The Sugar Act put an elaborate system in place that was intended to verify and track each shipment of goods to the American Colonies. The system ended Salutary Neglect by enforcing the Navigation Acts and supported Mercantilism in the colonies. The system also included: 

  • Documentation — The Sugar Act introduced an elaborate system of bonds and cockets to accurately document the cargo of vessels and ports of call. This system was meant to make it more difficult for merchants to engage in smuggling by providing a detailed paper trail that customs officials could use to verify the legality of goods being traded.
  • Naval Enforcement — Naval officers were instructed to assist in collecting customs duties and patrolling American waters smugglers. This was intended to establish ongoing enforcement of the Sugar Act, however, many officers abused their authority. This contributed to the Gaspee Affair (1772).
  • Admiralty Courts — Accusations of violating the Sugar Act were to be prosecuted in the Admiralty Courts. These courts did not use juries, and the judges had full authority. Parliament considered these courts more reliable than common law courts and would ensure strict enforcement of the law. However, the financial incentives provided to judges by the Sugar Act increased the likelihood they would seize cargo regardless of the evidence.
  • Customs Officer Accountability — The Sugar Act required British Customs Officers to perform their duties in person or forfeit their jobs. Before this, Customs Officers usually lived in England and hired someone in the American Colonies to perform the duties of the position. Requiring Customs Officers to live in the Colonies was intended to reduce corruption and increase effectiveness. However, customs officers were given immunity from counter-suits by merchants, encouraging them to enforce the regulations without fear of legal repercussions.
  • Colonial Governor Reporting — Colonial Governors were required to report on smuggling. They were also required to swear an oath that they would enforce the Sugar Act.


These terms and definitions provide more context for students studying the Sugar Act. For more on the Sugar Act as it relates to the AP US History curriculum, see Sugar ACT APUSH Review.

  • Affidavit — A written statement confirmed by oath or affirmation, used as evidence.
  • Authority — The power or right to give orders, make decisions, and enforce obedience.
  • Collector — A customs officer responsible for collecting duties and taxes.
  • Denomination — The classification or category of items, often referring to size or type.
  • Dominions — Territories under the control of a sovereign, in this context, British territories.
  • Fee — A payment made for a service.
  • Forfeiture — The loss or giving up of something as a penalty for wrongdoing.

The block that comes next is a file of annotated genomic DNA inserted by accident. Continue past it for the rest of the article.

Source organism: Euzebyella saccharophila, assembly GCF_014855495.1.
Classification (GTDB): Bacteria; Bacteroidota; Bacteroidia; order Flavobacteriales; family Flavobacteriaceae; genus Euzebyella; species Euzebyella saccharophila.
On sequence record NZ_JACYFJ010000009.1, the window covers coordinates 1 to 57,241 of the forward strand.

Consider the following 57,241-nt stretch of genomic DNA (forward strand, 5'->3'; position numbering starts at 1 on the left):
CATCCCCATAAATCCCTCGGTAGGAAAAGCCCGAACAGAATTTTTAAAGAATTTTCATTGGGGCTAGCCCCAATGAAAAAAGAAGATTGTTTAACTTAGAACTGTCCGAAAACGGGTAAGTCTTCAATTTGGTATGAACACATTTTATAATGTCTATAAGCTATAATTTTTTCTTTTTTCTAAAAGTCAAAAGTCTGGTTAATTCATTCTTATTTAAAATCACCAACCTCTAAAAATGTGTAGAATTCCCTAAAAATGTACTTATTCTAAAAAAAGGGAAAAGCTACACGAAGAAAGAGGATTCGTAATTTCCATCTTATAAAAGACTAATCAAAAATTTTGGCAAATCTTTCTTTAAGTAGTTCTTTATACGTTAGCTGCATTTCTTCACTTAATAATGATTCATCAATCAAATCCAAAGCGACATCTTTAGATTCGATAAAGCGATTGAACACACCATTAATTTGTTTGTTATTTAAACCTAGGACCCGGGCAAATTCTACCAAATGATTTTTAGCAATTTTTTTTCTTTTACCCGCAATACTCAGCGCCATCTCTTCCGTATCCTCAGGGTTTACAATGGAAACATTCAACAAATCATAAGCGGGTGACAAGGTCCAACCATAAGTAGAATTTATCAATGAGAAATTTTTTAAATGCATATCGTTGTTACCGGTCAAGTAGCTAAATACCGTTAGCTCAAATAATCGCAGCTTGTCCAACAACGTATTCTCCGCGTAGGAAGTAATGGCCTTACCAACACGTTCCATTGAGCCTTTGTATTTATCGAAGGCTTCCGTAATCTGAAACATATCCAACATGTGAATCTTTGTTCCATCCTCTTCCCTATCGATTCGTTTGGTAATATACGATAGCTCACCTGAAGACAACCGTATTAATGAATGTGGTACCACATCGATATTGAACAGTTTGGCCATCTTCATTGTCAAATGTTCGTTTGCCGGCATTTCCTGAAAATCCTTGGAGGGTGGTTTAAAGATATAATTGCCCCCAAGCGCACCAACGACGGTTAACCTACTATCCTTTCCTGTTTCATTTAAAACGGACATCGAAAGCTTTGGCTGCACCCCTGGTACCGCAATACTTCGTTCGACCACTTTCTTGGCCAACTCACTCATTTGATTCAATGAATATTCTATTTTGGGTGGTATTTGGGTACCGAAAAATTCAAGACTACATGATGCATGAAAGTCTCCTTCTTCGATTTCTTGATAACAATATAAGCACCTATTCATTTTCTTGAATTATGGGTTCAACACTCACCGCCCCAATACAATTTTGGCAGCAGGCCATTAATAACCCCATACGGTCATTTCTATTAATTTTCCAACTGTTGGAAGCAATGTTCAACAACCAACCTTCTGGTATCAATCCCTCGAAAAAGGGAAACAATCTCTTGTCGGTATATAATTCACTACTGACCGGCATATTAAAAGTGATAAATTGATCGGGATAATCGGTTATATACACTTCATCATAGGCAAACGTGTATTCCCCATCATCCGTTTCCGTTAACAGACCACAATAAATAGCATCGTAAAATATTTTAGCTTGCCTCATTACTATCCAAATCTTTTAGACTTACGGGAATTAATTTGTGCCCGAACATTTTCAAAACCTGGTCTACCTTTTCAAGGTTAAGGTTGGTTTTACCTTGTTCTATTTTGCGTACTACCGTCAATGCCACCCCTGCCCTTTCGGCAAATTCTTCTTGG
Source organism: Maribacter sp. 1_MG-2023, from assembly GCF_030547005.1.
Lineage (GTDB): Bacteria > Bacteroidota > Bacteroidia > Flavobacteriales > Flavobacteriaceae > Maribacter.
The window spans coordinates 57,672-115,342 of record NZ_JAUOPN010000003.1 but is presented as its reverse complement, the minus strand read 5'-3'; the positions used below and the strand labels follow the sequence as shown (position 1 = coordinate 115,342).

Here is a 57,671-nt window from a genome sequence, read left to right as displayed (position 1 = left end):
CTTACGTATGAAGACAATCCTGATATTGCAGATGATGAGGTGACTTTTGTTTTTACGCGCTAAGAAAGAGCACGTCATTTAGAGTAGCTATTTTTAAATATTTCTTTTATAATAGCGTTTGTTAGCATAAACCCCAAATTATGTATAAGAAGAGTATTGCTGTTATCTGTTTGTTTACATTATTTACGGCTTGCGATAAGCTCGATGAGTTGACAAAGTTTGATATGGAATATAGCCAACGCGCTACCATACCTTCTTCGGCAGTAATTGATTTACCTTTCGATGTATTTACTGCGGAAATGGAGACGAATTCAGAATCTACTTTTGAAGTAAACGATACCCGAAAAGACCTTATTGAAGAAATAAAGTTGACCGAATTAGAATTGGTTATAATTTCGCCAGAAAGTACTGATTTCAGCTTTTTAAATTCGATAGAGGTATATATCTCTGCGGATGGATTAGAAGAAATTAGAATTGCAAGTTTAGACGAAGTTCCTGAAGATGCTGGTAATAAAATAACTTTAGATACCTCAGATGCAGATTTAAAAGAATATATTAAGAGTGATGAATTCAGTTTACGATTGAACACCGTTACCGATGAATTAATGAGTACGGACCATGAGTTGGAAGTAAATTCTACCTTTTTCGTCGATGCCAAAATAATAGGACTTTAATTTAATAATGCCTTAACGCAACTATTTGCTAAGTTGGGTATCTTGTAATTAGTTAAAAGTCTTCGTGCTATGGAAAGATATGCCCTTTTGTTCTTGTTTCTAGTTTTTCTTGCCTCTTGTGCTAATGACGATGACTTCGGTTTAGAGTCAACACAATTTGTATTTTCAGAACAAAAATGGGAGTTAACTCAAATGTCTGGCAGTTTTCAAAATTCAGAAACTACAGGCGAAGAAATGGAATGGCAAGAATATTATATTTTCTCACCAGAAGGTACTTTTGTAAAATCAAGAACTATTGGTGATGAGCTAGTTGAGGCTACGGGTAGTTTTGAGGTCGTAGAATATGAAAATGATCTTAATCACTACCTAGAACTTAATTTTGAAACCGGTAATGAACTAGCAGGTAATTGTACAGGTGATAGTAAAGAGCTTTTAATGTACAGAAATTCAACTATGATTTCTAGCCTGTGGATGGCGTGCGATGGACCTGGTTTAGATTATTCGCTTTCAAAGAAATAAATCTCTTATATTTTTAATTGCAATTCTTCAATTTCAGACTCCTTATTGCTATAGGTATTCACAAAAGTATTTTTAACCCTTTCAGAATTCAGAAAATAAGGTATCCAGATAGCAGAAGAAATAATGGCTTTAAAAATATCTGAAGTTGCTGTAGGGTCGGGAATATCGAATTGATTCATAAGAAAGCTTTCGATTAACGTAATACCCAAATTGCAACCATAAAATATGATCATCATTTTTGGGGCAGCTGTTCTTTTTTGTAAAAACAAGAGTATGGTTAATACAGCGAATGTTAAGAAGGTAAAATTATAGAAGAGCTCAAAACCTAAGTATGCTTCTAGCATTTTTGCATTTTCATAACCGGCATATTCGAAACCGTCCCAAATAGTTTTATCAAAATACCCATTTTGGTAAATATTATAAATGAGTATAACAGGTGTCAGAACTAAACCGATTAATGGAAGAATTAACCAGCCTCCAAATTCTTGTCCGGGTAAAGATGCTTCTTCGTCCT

• Fraud — Wrongful or criminal deception intended to result in financial or personal gain.
  • Justice of the Peace — A magistrate or judge who administers minor civil and criminal justice.
  • Loading — Placing goods onto a ship or vessel for transport.
  • Paneles — A type of unrefined sugar.
  • Principal Officer — The chief officer in charge of customs at a port.
  • Reward — Payment or compensation for services.
  • Ship — A vessel used for transporting goods across water.
  • Shipper — The person or company responsible for sending goods by sea.
  • Sailing — The departure or journey of a ship from a port.
  • Sworn Statement — A statement that someone makes under oath, promising that the information is true.
  • Transmit — To send from one place to another.
  • Without Fee or Reward — Without charging any payment for the service.

Key People

  • Samuel Adams — Adams helped lead opposition to the Sugar Act in Massachusetts. Went on to become a leader of the Boston Sons of Liberty and one of the most influential men behind the movement for independence.
  • George Grenville — Prime Minister and Chancellor of the Exchequer. Responsible for the design of the Sugar Act and introducing it to Parliament.
  • Stephen Hopkins — Governor of Rhode Island. Critic of the Sugar Act and its impact on the Rhode Island economy and colonial rights.
  • James Otis — Early advocate of the rights of Americans as British subjects. Argued against Writs of Assistance (1761) in the Paxton Case.

Primary Documents

Citation Information

The following information is provided for citations, including APA Style, Chicago Style, and MLA Style.

  • Article Title Sugar Act Explained — Section 20
  • Date April 5, 1764
  • Author
  • Keywords Sugar Act, What did Section 20 of the Sugar Act do
  • Website Name American History Central
  • Access Date June 21, 2024
  • Publisher R.Squared Communications, LLC
  • Original Published Date
  • Date of Last Update June 10, 2024